Cinnamon is widely used as a spice in many culinary preparations. In fact, it is one of the oldest spices known. It has a distinctive fragrant aroma and a sweetish, pungent taste. The aromatic qualities of cinnamon result from a volatile oil, oil of cinnamon, which may be extracted from the bark by distillation.
Nevertheless, cinnamon has also been used as traditional medicine throughout the world. Chinese medicine and ayurveda, for example, believe that cinnamon has the ability to treat certain health problems (such as colds, indigestion and cramps) and to improve energy, vitality and circulation. It can be a traditional warming remedy when mixed in a tea with some fresh ginger
This is a list of cinnamon’s health benefits:
- Anti-clotting. Cinnamon has an anti-clotting effect on the blood. It helps prevent unwanted clumping of blood platelets.
- Blood sugar control. It is especially beneficial for people with Type 2 diabetes because it can improve their ability to respond to insulin.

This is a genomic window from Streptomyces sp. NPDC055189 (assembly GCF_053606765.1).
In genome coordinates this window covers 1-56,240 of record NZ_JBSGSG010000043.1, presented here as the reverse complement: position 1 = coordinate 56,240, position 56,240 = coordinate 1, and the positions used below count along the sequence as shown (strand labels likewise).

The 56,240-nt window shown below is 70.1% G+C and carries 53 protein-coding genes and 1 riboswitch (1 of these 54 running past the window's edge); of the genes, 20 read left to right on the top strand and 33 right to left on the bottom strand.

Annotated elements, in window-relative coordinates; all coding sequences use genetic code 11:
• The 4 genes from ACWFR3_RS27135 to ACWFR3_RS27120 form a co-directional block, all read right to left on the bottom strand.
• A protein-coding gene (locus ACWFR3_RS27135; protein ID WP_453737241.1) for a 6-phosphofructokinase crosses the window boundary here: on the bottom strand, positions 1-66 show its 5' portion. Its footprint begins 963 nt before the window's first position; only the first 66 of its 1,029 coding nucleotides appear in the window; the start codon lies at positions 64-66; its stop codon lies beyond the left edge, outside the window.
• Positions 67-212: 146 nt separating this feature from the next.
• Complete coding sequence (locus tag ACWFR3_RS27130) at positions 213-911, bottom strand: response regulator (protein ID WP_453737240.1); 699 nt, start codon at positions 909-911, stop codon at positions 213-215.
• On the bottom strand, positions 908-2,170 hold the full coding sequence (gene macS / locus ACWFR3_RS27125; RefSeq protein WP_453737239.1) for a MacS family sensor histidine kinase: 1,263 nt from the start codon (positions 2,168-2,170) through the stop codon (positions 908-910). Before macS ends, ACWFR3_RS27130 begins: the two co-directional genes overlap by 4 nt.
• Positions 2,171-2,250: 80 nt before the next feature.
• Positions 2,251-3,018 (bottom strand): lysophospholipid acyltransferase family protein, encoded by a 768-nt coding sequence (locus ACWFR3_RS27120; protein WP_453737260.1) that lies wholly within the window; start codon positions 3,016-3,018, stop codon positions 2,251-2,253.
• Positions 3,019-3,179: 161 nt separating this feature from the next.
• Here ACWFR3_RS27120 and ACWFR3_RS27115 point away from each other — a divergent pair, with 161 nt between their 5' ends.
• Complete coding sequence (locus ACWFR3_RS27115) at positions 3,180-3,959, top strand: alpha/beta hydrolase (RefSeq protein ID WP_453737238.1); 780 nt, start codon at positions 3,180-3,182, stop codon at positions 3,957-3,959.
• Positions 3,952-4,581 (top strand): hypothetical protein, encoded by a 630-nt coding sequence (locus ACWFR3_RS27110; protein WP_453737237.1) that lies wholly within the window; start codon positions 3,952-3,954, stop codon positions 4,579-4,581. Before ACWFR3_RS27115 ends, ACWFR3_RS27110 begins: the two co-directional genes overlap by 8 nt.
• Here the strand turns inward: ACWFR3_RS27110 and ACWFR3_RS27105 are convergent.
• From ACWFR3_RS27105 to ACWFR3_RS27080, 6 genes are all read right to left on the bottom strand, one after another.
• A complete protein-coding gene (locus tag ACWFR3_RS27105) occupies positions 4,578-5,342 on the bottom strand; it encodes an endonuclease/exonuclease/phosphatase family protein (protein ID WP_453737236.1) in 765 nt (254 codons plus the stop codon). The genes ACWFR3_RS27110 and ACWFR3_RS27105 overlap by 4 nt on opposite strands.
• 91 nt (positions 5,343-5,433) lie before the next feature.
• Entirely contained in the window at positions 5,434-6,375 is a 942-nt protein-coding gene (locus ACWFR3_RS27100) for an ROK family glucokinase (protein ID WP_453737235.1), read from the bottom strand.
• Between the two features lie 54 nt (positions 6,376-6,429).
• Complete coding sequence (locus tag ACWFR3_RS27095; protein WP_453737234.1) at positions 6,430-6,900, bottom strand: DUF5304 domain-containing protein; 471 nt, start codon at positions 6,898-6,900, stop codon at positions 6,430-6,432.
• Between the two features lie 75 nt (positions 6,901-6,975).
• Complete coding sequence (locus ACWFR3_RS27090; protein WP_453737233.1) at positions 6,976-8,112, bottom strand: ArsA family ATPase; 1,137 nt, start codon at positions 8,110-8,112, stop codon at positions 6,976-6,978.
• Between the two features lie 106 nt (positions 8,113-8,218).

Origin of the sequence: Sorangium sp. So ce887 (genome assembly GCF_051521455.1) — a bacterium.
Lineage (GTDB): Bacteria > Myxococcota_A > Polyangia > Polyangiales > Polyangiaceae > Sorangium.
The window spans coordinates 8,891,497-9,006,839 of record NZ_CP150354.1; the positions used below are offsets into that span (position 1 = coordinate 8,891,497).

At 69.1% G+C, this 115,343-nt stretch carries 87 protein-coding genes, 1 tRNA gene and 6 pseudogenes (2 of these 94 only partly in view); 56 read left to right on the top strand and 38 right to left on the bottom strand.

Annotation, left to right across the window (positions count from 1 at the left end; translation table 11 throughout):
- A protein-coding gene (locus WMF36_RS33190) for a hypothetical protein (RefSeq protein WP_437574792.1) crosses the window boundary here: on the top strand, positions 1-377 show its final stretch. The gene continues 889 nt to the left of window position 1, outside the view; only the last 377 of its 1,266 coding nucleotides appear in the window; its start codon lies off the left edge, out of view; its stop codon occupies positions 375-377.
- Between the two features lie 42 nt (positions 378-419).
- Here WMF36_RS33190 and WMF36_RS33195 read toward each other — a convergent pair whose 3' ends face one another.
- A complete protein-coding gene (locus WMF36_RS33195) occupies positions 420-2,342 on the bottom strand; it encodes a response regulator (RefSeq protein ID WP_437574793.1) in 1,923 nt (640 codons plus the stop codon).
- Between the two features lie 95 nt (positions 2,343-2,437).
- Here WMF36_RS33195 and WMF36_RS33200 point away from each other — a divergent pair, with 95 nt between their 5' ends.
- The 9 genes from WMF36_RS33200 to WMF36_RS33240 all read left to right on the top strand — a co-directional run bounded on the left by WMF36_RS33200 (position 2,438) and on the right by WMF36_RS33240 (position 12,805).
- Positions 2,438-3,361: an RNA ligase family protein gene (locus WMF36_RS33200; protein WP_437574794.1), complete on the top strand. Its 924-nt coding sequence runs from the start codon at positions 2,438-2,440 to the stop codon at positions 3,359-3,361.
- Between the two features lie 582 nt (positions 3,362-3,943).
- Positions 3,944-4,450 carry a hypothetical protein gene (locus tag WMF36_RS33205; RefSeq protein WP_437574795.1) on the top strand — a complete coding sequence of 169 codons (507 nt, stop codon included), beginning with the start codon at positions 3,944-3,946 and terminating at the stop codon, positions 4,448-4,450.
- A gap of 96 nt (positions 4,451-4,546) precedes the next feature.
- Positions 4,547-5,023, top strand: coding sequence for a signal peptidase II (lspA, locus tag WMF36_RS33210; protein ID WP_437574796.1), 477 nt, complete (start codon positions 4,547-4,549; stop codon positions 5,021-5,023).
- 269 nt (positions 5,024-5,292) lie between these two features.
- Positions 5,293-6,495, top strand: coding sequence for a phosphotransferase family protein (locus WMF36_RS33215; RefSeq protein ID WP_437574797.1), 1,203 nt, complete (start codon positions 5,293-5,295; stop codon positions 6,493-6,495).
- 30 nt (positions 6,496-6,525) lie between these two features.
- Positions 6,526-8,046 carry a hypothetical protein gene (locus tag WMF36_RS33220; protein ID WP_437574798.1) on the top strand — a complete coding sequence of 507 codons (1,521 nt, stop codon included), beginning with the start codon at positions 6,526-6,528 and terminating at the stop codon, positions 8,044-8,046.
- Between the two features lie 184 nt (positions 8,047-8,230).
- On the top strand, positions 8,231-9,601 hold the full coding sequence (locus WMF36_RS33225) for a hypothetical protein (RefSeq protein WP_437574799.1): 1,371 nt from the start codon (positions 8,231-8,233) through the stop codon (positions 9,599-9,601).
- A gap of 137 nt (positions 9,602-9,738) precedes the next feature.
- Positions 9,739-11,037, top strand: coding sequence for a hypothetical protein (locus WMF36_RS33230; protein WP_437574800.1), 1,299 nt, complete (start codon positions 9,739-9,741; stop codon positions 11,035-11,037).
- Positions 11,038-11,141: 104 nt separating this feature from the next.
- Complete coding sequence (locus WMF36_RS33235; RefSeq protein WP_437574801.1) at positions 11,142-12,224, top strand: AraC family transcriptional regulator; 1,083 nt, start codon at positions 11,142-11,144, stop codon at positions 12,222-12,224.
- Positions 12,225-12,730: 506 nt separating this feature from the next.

- Lower Cholesterol. Studies showed that consuming 1/2 teaspoon of cinnamon per day can lower LDL (bad) cholesterol.
- Anti-inflammatory. Cinnamon has the ability to inhibit the release of arachidonic acid (an inflammatory fatty acid) from cell membranes, so that it can be helpful in reducing inflammation.
- Anti-bacterial. Cinnamon inhibits bacterial growth and food spoilage, making it a natural food preservative.
- Coli Fighter. Studies found that cinnamon fights the E. coli bacteria in unpasteurized juices.
- Yeast Infection Help. Studies have shown that cinnamon has an amazing ability to stop medication-resistant yeast infections. The growth of yeasts that were resistant to the commonly used anti-fungal medication fluconazole was often (though not always) stopped by cinnamon extracts.
- Boosts Brain Function. The wonderful odor of cinnamon can boost brain activity.
- Cancer Prevention. According to a study, cinnamon can reduce the proliferation of leukemia and lymphoma cancer cells.